BBMP flouted apex court orders, Central rules on waste disposal

BBMP flouted apex court orders, Central rules on waste disposal

BBMP flouted apex court orders, Central rules on waste disposal

For many years, the Bruhat Bangalore Mahanagara Palike (BBMP) has been violating various Supreme Court orders as well as rules made by the Ministry of Environment and Forests (MoEF) with regard to municipal solid waste management (MSW), and this has apparently led to the Mandur crisis.

An order of the Supreme Court on July 28, 1997, (Writ Petition No 888/96) states: “Organic garbage should be collected and transported separately from debris or construction and demolition wastes.

Garbage collected at present should not be thrown in pits or deep depressions. It needs to be placed on levels or open grounds in long heaps called wind-rows, parallel to each other with working space (in) between for people or machinery to turn and aerate at intervals.

During unloading and placement of garbage in wind-rows, it should be moistened at every six-inch layer or so with any one or more of the following biotreatment starter solutions to trigger aerobic composting process and give it a direction that prevents formation of foul smell and methane gas.”

Almitra H Patel, member of the Supreme Court Committee for Solid Waste Management, told Deccan Herald: “The heart of MSW rules is to minimise the burden on landfill sites and ensure biological processing of landfill. Regrettably, the BBMP is not stabilising wet waste, segregating and collecting dry waste and recycling it especially in case of hazardous waste.”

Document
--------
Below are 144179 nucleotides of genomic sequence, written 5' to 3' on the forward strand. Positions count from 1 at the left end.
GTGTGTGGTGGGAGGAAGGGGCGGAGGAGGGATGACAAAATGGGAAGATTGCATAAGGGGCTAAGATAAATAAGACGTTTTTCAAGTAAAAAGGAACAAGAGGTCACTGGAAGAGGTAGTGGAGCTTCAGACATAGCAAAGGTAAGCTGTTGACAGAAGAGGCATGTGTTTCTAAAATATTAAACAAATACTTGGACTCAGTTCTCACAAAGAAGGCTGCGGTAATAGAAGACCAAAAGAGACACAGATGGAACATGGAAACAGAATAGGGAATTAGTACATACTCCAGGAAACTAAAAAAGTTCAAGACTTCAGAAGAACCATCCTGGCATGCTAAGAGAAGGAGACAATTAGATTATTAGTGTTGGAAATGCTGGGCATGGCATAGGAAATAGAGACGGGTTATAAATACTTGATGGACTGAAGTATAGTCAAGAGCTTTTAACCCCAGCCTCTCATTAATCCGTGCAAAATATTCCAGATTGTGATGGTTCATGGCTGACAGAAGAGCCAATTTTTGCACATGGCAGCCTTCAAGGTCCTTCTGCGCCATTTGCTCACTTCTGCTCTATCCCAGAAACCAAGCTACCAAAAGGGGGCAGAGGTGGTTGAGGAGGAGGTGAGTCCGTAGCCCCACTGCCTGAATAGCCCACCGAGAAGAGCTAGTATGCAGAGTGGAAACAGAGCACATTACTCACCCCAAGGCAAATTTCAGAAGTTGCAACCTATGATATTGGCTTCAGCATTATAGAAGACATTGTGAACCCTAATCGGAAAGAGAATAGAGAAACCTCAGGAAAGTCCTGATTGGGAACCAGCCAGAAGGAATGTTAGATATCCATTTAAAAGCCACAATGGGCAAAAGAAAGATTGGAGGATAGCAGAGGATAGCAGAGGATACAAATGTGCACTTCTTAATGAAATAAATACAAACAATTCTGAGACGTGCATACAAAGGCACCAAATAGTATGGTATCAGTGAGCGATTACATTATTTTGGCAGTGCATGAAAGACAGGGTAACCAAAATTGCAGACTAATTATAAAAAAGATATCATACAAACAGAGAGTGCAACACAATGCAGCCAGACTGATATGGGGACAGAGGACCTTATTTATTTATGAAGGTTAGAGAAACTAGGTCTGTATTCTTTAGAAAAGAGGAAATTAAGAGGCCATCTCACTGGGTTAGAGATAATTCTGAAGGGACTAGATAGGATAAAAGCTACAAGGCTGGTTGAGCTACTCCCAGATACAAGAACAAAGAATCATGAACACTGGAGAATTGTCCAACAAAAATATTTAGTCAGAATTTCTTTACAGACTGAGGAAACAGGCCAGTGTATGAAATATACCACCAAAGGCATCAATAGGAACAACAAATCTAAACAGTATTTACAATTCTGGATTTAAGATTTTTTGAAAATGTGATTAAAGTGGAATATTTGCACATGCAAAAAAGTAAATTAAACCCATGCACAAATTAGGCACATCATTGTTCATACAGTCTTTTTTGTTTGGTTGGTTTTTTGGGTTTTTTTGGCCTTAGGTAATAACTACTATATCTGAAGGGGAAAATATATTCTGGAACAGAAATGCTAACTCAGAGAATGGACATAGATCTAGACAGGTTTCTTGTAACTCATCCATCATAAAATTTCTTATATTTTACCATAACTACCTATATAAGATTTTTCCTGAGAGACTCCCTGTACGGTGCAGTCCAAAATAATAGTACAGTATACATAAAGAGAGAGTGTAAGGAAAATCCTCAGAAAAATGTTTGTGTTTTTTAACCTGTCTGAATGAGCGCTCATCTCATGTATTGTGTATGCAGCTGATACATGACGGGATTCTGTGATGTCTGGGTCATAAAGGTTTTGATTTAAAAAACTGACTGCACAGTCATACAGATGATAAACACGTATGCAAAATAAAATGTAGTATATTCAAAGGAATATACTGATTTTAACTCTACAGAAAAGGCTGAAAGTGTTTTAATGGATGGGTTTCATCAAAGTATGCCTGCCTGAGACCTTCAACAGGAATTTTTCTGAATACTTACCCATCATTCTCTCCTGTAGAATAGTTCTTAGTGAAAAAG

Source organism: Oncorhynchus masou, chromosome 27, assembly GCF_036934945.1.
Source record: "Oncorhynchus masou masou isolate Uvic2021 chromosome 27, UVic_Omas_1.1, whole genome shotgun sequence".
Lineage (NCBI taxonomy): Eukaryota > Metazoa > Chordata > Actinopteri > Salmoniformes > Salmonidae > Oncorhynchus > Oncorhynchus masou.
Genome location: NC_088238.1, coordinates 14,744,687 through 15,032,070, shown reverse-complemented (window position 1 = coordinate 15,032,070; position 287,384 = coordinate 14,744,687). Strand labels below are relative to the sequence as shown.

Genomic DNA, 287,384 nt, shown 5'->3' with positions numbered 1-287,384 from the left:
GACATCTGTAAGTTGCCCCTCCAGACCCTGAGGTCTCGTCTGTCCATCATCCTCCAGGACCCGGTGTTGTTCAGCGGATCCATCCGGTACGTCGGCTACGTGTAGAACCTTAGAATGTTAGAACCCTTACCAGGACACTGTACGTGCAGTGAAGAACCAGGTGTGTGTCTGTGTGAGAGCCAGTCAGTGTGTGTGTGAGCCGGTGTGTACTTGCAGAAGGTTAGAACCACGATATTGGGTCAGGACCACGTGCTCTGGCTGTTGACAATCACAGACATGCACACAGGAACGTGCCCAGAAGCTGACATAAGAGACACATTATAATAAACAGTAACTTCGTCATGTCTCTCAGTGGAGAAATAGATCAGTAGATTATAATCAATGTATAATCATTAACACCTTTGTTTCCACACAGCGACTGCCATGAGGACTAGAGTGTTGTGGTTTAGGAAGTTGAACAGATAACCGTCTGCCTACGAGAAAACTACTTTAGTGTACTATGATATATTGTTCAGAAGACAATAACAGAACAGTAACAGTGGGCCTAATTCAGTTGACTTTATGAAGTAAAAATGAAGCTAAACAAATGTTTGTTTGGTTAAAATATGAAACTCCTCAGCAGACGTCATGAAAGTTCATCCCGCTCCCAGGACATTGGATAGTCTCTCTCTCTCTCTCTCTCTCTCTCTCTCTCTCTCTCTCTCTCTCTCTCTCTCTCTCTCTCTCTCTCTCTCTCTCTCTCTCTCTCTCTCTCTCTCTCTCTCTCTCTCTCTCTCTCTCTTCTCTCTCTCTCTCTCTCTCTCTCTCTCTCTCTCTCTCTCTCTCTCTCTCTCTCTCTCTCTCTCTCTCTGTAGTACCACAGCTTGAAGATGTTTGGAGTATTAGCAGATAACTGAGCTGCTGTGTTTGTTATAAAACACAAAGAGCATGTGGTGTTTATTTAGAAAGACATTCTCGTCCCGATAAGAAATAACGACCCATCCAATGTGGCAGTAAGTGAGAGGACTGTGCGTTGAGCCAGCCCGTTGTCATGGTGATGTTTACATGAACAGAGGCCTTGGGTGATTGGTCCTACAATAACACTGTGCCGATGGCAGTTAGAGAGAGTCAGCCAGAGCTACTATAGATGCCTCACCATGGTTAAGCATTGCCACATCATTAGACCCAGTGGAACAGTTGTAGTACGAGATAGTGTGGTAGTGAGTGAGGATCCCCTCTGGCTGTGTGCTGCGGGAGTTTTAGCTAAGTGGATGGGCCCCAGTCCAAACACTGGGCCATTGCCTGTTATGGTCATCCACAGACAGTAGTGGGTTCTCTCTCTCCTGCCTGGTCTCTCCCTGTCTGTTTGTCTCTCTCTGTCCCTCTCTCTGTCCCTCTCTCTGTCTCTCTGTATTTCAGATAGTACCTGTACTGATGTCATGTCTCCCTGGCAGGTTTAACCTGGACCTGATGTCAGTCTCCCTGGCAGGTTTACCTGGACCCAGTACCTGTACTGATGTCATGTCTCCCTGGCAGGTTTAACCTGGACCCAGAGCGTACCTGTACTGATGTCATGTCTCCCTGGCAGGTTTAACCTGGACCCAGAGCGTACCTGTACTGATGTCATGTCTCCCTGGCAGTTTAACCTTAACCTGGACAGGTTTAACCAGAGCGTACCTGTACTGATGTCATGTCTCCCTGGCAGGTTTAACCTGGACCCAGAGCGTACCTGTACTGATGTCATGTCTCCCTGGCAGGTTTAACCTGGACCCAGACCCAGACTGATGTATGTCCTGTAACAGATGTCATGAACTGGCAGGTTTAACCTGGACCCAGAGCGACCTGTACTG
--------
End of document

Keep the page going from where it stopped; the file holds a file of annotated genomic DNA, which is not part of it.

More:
The former chairman of Karnataka State Pollution Control Board (KSPCB), H C Sharatchandra, said the MSW Rules, 2000, and the MoEF Rules, 2000, were drafted based on the Supreme Court order. The BBMP also throws them to the wind. The rules clearly state that waste should be segregated and it is mandatory to compost organic waste. But the mixed waste is still dumped in large heaps in Mandur and the foul smell emanates, he added.

Former chief secretary and urban development expert A Ravindra, who was also Palike commissioner, said the Supreme Court order also pointed that no foul smell should emanate from the landfill sites and diseases should not spread.

But this rule is also violated. Ideally, landfill sites should not be developed. But this problem persists in all cities and efforts are on since many years to manage garbage, he explained.

Two years ago, the State government made rules for segregating garbage at source, but it has not been implemented yet. The failure is because the administration and municipal bodies are weak, and have financial and administrative problems, he remarked.